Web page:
The government’s watchdog has issued a warning to students about the dangers of taking “smart drugs”.
The Medicines and Healthcare products Regulatory Agency (MHRA) says young people are gambling with their health by using prescription medicines in a bid to get higher marks in exams. Many websites illegally sell drugs like Ritalin and Modafinil without requiring valid prescriptions.
The development of ‘smart drugs’ has recently garnered much criticism and speculation within the academic community, with users accused of cheating or even endangering their health for the sake of a better grade.
Smart drugs are stimulants known for their ability to rouse wakefulness in narcoleptics and insomniacs and, more recently, students. These so-called ‘smart drugs’ have been commandeered by sleep-exhausted students to help them cope with the growing rigours of academic life; particularly in times of essay deadlines and exam periods. So far this year, the MHRA has closed nearly 5,000 websites selling fake or unlicensed medicines. Recent research by researchers at Harvard and Oxford have deemed modafinil as a “the first safe smart drug” – giving the sign of approval for the use of these stimulants.
The Saint spoke to a user of modafinil, who wished to remain anonymous, who stated that he has “researched it extensively online” and “ordered from a reputable source” and that it was safe and reliable. The student was adamant that this does not require a response from the university as “no laws are being broken.”
The student concluded that ‘smart drugs’ should be seen as “cognitive enhancers,” no different to coffee or pro-plus. However, warnings have been made to students on possible side effects from long-term use such as insomnia, headaches and dangerous skin rashes.
MHRA Senior Policy Manager Lynda Scammell, speaking to the BBC, said: “You may be offered ‘smart drugs’ or ‘cognitive enhancers’ at university – some of them may be potent medicines which should only be prescribed by a doctor.
“Modafinil is licensed for specific medical conditions – not for use as a ‘boost’ during exams. Don’t put your health at risk by self-medication – it could have serious side-effects. “It’s a criminal offence to supply prescription-only medicines without a valid prescription – websites offering them are acting illegally. “Be smart – don’t put your health at risk by buying medicines online and don’t give your student loan to a criminal.”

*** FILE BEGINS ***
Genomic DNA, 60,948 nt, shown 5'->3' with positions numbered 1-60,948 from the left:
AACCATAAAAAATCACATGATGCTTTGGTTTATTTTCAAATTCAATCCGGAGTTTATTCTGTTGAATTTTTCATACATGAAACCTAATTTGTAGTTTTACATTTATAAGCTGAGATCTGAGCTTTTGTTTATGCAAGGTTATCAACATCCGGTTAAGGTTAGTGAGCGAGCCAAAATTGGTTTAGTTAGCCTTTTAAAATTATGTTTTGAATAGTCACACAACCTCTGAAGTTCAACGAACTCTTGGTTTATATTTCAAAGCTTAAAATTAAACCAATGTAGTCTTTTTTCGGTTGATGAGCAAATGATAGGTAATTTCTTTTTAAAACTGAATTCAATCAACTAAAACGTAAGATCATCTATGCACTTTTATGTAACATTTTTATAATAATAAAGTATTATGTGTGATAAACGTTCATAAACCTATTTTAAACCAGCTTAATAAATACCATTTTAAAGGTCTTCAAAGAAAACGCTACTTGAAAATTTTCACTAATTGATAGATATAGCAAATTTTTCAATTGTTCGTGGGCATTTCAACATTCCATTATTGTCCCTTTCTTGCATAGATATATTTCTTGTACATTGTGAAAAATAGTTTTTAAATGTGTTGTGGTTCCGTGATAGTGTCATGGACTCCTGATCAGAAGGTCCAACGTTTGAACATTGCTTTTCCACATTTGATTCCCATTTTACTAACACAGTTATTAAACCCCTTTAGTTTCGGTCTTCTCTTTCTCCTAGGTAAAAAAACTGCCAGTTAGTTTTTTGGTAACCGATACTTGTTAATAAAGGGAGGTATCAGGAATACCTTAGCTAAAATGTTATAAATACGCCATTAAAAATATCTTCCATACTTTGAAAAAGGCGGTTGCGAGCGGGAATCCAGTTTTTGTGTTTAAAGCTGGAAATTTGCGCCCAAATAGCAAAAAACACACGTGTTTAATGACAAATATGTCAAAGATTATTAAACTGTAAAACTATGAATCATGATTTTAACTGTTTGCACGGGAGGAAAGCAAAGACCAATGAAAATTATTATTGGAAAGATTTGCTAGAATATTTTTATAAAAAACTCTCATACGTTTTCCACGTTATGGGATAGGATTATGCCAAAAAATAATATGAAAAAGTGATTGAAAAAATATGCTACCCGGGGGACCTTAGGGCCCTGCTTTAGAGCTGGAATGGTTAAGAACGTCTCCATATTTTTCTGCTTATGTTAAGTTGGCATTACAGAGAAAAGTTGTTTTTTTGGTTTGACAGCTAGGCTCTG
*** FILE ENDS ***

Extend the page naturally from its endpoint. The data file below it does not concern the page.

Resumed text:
Another student also spoke anonymously about their experience of smart drugs, they told The Saint, “ The first time I ever took them was definitely a conscious decision, it was when I was in first year and an American JSA who I was in halls with was talking about taking them.
Don’t put your health at risk by self-medication – it could have serious side-effects.
“I believe they are somewhat more prevalent in America.”
“She talked about how they could be really useful and had helped her when it deadlines were coming up and she had a lot to do.
“Naturally I was curious and being that classic fresher that had always neglected any kind of work until about five minutes before the deadline, I asked if I could try them.
“I had a really good experience when I first tried them, basically I got a tonne of work done that I would almost definitely never have got done in the same amount of time without them.
“Following from that I would say that every time I have taken them since has been a conscious decision. I would definitely say that their use is growing at universities around the UK, but not quite to the extent that they are used in the US. I would agree with the position that they are a growing trend in universities. In St. Andrews, however, I’m not so convinced. I have of course heard of people using them and indeed know some that do, but I would say that they are not such a big trend in this town com pared to bigger universities in more metropolitan areas.
“I do feel that the term ‘drugs’ has certain connotations that would not be suitable for study drugs. For instance I wouldn’t lump together someone who takes Adderall before a deadline and a crack addict.”